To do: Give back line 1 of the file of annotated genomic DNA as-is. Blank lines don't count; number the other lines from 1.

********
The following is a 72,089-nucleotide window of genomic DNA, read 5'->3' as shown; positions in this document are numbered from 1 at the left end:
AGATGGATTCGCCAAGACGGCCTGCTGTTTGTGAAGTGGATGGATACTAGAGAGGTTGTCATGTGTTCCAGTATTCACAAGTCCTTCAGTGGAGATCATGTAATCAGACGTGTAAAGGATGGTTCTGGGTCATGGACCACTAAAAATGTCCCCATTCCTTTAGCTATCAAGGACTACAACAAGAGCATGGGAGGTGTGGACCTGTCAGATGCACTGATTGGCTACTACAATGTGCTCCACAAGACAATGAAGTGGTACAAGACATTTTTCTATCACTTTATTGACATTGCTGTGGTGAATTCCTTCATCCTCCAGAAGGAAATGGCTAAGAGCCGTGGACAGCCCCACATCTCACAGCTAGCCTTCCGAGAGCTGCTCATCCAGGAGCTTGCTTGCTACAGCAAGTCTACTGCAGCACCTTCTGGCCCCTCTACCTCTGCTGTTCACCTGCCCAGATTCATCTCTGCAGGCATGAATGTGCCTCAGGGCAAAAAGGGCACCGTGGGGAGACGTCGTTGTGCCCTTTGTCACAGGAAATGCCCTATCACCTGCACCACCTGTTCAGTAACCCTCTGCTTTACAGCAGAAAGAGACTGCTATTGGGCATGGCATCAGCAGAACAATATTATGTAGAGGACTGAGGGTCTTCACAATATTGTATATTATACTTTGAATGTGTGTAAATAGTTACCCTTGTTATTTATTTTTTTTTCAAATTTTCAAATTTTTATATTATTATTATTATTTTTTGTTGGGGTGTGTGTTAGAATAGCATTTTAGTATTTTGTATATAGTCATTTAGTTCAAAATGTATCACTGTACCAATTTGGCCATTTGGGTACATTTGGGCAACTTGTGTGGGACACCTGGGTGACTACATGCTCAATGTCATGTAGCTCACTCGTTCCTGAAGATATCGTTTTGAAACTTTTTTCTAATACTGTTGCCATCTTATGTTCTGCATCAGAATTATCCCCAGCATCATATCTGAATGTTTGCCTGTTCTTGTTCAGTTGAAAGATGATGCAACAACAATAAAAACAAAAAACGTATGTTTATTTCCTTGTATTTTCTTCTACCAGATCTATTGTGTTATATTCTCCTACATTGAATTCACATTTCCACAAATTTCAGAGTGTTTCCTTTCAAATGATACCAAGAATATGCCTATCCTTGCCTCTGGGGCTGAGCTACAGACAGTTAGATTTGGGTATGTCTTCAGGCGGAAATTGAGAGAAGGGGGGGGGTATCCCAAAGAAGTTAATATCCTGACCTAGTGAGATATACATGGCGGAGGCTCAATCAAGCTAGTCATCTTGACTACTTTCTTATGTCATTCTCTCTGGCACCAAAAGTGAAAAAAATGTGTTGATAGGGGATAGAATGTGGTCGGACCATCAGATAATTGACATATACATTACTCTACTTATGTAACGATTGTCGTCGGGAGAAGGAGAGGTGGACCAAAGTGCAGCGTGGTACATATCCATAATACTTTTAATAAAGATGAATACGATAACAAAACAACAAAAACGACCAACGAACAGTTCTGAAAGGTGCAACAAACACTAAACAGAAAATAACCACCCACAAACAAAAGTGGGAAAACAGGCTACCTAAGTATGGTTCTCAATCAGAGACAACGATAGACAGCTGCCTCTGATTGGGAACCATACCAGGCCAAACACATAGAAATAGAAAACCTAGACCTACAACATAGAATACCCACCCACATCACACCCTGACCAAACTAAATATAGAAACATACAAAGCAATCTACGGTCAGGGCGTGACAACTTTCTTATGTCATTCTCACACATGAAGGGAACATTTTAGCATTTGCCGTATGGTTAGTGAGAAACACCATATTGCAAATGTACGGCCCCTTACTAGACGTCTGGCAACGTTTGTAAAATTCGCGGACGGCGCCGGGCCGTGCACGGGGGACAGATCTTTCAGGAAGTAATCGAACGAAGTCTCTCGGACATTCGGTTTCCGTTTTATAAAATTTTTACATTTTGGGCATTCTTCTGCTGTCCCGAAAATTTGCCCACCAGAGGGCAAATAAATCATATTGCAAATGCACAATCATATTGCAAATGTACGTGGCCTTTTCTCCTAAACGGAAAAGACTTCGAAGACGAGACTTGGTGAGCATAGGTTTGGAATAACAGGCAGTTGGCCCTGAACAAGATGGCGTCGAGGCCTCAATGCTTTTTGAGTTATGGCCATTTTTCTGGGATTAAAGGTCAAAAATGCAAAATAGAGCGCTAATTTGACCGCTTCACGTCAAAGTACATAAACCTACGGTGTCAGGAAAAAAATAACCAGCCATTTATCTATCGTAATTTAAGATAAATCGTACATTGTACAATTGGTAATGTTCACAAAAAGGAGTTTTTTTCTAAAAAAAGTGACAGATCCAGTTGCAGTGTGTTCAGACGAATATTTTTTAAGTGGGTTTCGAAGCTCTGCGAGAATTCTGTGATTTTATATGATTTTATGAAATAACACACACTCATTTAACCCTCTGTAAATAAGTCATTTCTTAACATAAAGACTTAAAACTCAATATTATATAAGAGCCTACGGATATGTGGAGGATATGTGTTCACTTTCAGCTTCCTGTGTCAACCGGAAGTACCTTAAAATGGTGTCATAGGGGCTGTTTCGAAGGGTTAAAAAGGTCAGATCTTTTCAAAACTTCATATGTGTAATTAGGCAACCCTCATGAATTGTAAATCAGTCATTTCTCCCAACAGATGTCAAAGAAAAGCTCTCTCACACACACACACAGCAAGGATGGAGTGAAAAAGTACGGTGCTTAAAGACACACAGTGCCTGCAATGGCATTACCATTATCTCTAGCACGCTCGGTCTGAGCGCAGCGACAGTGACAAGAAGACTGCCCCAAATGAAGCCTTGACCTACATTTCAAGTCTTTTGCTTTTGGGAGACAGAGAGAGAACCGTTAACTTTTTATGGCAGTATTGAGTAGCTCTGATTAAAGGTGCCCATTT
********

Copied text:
The following is a 72,089-nucleotide window of genomic DNA, read 5'->3' as shown; positions in this document are numbered from 1 at the left end: